What started out as a happy event last month with the release in the Damhoek Conservancy, on the slopes of the Magaliesberg, of two graceful female giraffe, one of whom was accompanied by a lovely little long eye-lashed two week old baby, ended sadly when the little one, who had failed to keep up with her mum passed away - notwithstanding the best efforts of caring humans.
Already very far gone when she was found by Rob Adams, lying alone and dehydrated on one of the conservancy roads, the baby was successfully resuscitated by Ryan Jeffries, a vet who is clued up on game handling, via numerous intravenous drips and tubes inserted down her throat directly into her stomach. With help and advice streaming in from all sides, Rob Adam, Neil Morrison, Doc Pretorius, Ryan Jeffries, Cliff Sanders and Margo, to name but a few - Elsabé and I endured a crash course on how to hand-rear a two week old giraffe. With everyone lending a hand we were, over-optimistically, confident that she would live.
Having survived the first night in a makeshift boma, we were all elated to find her, not only on her feet the next morning, but pretty feisty when we slowly approached her in an effort to coerce the little waif into suckling rich fresh cow's milk from the teat on a milk bottle. Stamping her front feet, she gave a brave display of mock aggression, when all the time she must have been terrified of these strange creatures, who had no way of communicating their loving attention to her.
With no other solution, it was once again a battle to physically restrain her and feed her through the tube with the six to eight litres of milk that she needed per day to survive. Having been told that she should have some form of company, we added two sheep to the boma, and to show that she heartily disapproved of these domestic intruders, she chased them off (as the photos on the Conservancy web site show), with that stiff legged front leg kick that giraffe are famous for - and considering that she already weighed almost a hundred kilos - no-one could blame the sheep for fleeing.
Almost as if she began to realise that we were desperately trying to help her, she commenced on day three to tentatively suckle the teat of the milk bottle that was offered to her. Our hopes rose, only to be dashed the next morning, when we found that her stomach had rejected the fresh cow's milk and that diarrhoea had forced her back into a dehydrated state. Despite trying to revive her with more drips and intubated electrolytes she gave up the battle and slowly slipped away, dying with her little head cradled in Elsabé's tearful lap the following morning. In keeping with our commitment to nature, we sadly drove her up to the mountain top and left her to return to the earth as nourishment for the winged and clawed scavengers that form part of the cycle of life and death in the African bush.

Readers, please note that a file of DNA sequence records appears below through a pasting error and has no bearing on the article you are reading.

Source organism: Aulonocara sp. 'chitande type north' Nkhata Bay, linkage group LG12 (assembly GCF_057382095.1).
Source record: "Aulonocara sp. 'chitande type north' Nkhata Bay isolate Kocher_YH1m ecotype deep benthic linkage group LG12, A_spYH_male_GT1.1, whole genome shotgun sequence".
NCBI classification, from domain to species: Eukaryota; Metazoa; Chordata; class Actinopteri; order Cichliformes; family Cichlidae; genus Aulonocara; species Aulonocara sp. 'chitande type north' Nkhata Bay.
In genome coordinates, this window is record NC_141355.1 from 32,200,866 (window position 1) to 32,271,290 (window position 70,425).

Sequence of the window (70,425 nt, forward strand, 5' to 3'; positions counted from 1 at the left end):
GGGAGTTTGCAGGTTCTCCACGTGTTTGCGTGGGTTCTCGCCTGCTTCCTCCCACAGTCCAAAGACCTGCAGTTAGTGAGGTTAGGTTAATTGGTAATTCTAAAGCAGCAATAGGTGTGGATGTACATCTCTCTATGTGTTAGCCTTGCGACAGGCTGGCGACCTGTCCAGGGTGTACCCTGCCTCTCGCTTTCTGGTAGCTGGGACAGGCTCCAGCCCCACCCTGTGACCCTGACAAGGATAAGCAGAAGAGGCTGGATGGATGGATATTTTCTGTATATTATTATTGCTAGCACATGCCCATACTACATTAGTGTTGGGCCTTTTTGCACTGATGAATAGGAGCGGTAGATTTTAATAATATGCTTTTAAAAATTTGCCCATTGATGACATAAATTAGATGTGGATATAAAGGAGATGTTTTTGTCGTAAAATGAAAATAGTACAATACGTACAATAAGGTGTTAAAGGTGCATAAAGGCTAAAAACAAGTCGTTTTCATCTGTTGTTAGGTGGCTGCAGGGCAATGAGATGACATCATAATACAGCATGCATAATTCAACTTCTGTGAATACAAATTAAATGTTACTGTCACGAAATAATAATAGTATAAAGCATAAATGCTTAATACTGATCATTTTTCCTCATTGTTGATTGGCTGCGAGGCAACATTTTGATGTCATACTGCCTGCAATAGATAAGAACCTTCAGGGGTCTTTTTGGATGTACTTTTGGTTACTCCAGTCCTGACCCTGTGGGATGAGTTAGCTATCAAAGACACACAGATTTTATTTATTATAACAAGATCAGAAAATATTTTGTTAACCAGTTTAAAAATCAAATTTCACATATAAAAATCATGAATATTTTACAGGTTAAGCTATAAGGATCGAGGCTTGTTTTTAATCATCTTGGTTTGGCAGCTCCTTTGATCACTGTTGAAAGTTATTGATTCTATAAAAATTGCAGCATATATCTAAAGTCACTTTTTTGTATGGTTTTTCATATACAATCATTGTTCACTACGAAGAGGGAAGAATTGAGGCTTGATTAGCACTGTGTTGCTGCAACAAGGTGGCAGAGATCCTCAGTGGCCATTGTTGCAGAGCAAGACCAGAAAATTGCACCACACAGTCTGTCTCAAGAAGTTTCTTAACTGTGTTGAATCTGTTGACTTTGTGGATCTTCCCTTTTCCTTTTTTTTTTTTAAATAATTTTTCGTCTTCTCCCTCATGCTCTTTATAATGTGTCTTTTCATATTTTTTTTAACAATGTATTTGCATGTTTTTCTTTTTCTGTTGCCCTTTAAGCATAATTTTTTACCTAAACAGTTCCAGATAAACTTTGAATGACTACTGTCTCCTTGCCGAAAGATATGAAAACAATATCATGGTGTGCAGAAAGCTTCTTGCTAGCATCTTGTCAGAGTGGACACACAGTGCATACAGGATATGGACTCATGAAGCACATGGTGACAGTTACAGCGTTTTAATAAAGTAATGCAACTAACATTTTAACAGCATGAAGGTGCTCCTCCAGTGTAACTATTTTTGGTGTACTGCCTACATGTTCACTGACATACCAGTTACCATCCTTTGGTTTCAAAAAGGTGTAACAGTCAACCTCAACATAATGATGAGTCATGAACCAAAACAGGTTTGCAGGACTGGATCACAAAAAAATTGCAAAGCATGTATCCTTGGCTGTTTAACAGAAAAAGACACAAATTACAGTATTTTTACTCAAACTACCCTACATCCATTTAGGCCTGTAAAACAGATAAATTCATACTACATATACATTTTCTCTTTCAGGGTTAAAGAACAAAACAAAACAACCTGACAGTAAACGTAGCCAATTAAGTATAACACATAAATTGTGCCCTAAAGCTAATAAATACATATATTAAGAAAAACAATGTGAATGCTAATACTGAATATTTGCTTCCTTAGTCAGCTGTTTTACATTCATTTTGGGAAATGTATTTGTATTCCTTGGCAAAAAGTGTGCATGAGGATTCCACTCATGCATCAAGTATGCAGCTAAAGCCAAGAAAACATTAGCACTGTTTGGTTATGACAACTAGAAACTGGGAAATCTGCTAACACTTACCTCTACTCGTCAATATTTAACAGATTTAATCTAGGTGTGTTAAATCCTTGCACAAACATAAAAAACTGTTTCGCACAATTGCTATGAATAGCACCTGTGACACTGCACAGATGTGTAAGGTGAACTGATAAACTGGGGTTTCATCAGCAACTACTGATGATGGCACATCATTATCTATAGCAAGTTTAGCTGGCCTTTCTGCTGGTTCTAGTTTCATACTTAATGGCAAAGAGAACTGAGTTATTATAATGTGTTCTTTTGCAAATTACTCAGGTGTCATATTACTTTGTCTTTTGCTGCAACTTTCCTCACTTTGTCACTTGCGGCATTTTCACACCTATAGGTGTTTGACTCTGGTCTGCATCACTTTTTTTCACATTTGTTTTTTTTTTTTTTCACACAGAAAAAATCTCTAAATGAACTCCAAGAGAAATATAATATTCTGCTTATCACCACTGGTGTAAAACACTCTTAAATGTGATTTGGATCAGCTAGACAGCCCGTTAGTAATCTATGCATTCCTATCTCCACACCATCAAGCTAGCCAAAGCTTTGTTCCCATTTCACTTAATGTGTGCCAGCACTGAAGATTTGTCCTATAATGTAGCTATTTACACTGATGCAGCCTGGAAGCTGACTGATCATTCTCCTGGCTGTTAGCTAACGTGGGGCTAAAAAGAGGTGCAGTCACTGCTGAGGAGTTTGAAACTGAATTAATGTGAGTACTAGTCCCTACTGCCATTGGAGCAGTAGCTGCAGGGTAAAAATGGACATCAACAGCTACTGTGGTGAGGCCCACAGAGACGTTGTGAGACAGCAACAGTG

Two weeks later, our mourning for our little short-lived friend was alleviated somewhat by a call from the wing of our family who had gone off to Australia and still live there. We had told them our story, and their young daughter had repeated it in front of her class to her classmates in Melbourne. The teacher, having obviously never been exposed to anything more exciting than a clinging Koala bear, summarily decided that the story was nothing more than a "tall tale and obviously untrue!" - berating our young niece for lying! This schoolmistress will soon be confronted with the photographs that accompany this article and will have to humbly apologise for misbelieving her young student.
Man often does the wrong thing when intervening in the natural cycle, but at the same time, it is difficult to walk away from a young creature in distress. What we did learn from this experience is that replacing a natural mother when dealing with a wild and free creature is far more complex than nurturing an orphaned domestic lamb or calf. Nature can be as cruel as it is beautiful, but we must continue to embrace it in all its facets. It is nevertheless difficult to walk away and allow nature to take its course when confronted by a small and helpless abandoned wild animal.
I suppose that we can rationalise that our action in trying to save such a life is also part of nature, for it is in the nature of decent people to show kindness and compassion to helpless creatures. If we were to encounter the same or a similar happenstance, it is unlikely that we would react differently, knowing full well that out chances of success are slim but that there is always hope and that we have learned much in the interim from our sad encounter.